OrganTutor — Design Case

Kyle Clements
Feb 8, 2018 · 5 min read

Overview

The goal of this project was to redesign an instructional tool built in the 1990’s. Over the years, OrganTutor has helped thousands of students learn to play the organ, but it was finally time for an update.

My Role: Lead designer. Conduct user research, design prototypes, and work alongside developers to bring our design to life.

Team: Myself. A professional developer. Two student developers. A videographer. Organ professor (our client).

The Original OrganTutor

OrganTutor is a digital companion to the Organ 101 Workbook. Created in the 1990’s, it provides interactive exercises to apply what students learn in the workbook. Many of the concepts addressed are meant to be reviewed while seated at the organ.

(1) Organ 101 Workbook, (2) OrganTutor start screen, (3) OrganTutor content page.

OrganTutor was built in Adobe Flash and can only be accessed on CD or at specific locations on campus.

Design Process

I repeated the following design process several times to complete this project.

Frustrated Learners

I interviewed instructors and students currently using OrganTutor to gather insights about the current product.

Content is boring: The text, video, and audio samples get the job done…and nothing more.

“It’s got good material, but is painfully boring. Not very motivating or fun. I love the organ, but not OrganTutor.” — Student

Technical issues: Audio and video files frequently do not play properly.

Information Architecture: Both faculty and students struggle to find specific content.

Target Audience: The majority of learners are on campus; however, our client wanted to ensure our new version could support remote students as well.

Observations

The “Organ Lab” allows students to practice the organ while viewing Organ Tutor content on an adjacent monitor.

Students practicing in the “Organ Lab”

Fatigue: Students lower their monitors as much as possible to avoid straining their necks. Many complained about having to maintain an upright position in order to view OrganTutor content.

Worksheet: Students record quiz scores on a worksheet (see below). This worksheet had never been mentioned in prior interviews despite being a clear pain point for students.

Worksheet students use to track their scores with the old version of Organ Tutor.

Identifying Solutions

With an initial understanding of the problems students were facing, it was time to brainstorm.

Learning Management System (LMS) Integration: Recording and reporting scores could be automated to save time for both students and teachers.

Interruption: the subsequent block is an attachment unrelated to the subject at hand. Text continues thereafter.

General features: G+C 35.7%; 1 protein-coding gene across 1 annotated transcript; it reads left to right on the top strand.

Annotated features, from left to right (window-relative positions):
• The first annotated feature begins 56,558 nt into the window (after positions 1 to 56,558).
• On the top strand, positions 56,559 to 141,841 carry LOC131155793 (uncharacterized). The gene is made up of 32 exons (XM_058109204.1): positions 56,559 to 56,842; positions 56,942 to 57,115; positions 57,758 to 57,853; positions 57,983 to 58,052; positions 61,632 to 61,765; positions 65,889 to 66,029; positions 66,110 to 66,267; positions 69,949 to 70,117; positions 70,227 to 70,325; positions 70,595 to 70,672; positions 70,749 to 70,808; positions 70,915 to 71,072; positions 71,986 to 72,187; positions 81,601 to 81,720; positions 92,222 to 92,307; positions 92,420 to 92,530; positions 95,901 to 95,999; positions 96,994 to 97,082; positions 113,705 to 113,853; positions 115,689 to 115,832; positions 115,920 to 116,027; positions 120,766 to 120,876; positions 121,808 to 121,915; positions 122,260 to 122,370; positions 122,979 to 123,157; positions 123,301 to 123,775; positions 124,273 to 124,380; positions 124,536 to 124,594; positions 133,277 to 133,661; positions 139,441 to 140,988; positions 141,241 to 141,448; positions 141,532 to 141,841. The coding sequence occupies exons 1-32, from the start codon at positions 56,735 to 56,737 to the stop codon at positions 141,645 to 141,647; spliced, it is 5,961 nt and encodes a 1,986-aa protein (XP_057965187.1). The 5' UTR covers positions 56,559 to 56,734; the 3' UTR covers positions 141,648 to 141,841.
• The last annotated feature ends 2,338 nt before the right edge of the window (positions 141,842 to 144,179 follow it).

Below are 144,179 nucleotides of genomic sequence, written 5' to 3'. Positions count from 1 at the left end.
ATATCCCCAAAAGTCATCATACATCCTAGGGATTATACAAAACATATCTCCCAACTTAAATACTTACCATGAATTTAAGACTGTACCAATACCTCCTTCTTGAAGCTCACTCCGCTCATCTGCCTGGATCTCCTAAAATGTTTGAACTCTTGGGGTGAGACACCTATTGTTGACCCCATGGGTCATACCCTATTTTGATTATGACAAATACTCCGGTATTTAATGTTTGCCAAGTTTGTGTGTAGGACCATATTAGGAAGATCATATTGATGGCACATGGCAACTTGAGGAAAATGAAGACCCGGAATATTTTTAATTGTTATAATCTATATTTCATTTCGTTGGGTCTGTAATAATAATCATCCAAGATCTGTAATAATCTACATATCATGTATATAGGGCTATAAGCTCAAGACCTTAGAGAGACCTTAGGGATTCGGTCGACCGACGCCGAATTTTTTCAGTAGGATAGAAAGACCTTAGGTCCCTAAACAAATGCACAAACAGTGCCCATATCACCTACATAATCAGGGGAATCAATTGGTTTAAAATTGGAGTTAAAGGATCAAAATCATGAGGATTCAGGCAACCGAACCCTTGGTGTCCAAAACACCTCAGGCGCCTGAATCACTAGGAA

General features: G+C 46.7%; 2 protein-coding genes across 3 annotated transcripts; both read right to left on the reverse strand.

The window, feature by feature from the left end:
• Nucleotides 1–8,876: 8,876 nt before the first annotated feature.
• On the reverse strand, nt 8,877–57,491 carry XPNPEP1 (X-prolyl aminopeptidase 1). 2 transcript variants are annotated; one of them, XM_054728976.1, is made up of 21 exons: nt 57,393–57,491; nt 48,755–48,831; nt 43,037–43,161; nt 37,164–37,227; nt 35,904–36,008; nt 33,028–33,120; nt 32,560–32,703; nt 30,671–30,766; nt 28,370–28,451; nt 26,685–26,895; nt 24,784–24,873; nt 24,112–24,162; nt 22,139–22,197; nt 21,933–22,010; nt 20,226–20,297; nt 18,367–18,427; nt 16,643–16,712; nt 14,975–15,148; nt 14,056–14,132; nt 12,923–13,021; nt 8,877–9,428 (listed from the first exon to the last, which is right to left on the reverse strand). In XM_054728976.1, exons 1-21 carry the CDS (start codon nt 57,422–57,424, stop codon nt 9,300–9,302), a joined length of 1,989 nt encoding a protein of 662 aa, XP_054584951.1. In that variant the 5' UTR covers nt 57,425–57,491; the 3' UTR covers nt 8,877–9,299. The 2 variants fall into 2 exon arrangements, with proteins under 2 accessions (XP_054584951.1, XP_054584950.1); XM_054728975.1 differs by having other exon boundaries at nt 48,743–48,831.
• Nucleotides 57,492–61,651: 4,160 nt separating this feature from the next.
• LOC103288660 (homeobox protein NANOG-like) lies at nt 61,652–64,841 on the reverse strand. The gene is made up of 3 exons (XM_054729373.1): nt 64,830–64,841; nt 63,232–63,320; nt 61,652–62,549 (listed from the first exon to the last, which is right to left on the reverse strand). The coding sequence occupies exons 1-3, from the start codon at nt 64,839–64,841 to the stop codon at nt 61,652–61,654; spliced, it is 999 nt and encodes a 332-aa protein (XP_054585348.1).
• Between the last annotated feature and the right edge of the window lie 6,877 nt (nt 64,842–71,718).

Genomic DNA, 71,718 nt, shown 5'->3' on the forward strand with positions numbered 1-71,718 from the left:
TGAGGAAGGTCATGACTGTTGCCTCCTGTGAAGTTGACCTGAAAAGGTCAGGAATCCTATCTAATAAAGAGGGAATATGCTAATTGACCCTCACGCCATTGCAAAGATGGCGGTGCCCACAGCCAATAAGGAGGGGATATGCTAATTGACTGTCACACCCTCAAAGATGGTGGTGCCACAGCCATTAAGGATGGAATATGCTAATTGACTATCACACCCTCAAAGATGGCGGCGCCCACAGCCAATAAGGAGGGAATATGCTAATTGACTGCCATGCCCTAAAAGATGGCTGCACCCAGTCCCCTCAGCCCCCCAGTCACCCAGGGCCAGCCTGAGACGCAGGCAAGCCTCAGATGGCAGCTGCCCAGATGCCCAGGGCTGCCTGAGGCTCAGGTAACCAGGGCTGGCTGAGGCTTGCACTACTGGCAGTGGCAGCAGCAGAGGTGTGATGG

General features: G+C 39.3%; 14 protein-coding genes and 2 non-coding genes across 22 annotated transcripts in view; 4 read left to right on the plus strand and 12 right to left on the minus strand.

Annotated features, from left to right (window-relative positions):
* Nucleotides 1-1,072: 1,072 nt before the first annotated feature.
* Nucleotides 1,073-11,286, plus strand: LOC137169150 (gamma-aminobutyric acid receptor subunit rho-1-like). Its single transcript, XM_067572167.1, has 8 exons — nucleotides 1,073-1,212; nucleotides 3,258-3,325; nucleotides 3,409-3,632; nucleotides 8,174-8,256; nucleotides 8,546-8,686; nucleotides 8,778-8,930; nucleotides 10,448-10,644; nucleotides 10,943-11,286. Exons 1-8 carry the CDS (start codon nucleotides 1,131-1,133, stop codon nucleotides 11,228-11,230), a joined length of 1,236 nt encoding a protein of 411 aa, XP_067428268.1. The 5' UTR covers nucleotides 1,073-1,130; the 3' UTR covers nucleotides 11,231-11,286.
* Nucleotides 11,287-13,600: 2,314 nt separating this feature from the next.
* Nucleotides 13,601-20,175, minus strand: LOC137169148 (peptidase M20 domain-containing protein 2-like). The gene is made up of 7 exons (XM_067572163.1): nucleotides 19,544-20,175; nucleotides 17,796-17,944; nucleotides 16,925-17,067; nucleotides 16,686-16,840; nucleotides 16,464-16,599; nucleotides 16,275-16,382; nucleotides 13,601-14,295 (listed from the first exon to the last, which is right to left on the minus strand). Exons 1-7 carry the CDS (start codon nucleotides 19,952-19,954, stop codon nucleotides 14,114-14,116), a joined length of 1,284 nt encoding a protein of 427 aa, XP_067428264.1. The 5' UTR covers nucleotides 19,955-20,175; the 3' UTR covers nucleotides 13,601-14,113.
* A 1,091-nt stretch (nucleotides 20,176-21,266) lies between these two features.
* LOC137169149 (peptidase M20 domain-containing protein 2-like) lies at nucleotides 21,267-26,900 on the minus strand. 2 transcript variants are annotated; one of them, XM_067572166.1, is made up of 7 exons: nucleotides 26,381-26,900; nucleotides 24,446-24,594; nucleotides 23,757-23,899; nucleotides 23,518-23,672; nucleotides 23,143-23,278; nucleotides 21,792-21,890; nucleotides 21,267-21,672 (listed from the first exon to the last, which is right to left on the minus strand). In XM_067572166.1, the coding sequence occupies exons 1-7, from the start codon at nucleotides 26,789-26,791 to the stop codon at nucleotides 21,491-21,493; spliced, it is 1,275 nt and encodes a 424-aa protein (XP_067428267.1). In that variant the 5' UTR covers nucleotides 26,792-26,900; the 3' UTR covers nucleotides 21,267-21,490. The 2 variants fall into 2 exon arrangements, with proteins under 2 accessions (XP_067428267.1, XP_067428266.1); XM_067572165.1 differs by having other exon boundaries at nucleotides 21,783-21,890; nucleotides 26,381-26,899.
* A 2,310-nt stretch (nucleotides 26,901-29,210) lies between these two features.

Updated Media: Our videographer would re-shoot all video content.

Web-based application: Our client was concerned a web-based solution would limit access for remote students practicing at Latter-day Saint (LDS) meetinghouses. Fortunately, I was able to confirm these learners this issue by confirming these learners do in fact have internet access.

Admin Controls: Our client would be responsible for updating any content beyond the videos. To improve this experience, we chose to create OrganTutor 2.0 using Drupal rather than creating a custom content management system.

Prototyping

Design Precedent: Rather than reinvent the wheel, I decided to take a look at what similar products were doing.

Screenshots from Khan Academy, Udacity, and Udemy.

My Design: Inspired by these examples, I created wireframes with OrganTutor content.

The goal of these prototypes was to facilitate better discussion between team members about the product.

My Mistake — Screen Size: I assumed an iPad/Tablet sized screen would provide the ideal OrganTutor experience…and I was wrong. Thankfully I had thought to verify this assumption via a feedback survey. 28 of the 59 students responded (47% response rate).

47% response rate

Mobile First: Laptops were the most common device; however, mobile phones would be easier to access while seated at the Organ. I began prototyping with this in mind.

Testing

Getting prototypes in front of users is the only way to know if I am improving the user experience. I used InVision throughout the project to conduct user testing.

Example — Listening Exercise Page

The goal of the goal of Listening Exercises is to provide an optional quiz for learners to apply what they have read. I iterated through several layouts for this page:

Several attempted layouts for Listening Exercises.

With the help of user-testing I was able to create an experience that was intuitive to new users and minimized the amount of space taken up by the listening exercise content.

Current solution for OrganTutor listening exercises.

Iterate

Designing OrganTutor is an ongoing process. We have made progress, but there is still much to be learned.

Conclusion — Lessons Learned

Designing OrganTutor emphasized several lessons I had previously read but needed to experience.

Settle questions with data — Interviews, observations, surveys, and usability testing can improve a design much more effectively than simply “thinking like a user”.

Prototypes facilitate discussions — Prototypes allowed me to gather specific feedback from team members and users.

Users don’t say what they need — A core feature of our design (LMS integration) would never have been implemented if I had relied solely on what users told me they needed.

Kyle Clements

Written by

Full-time learner, interested in all things at the crossroads of design and learning.

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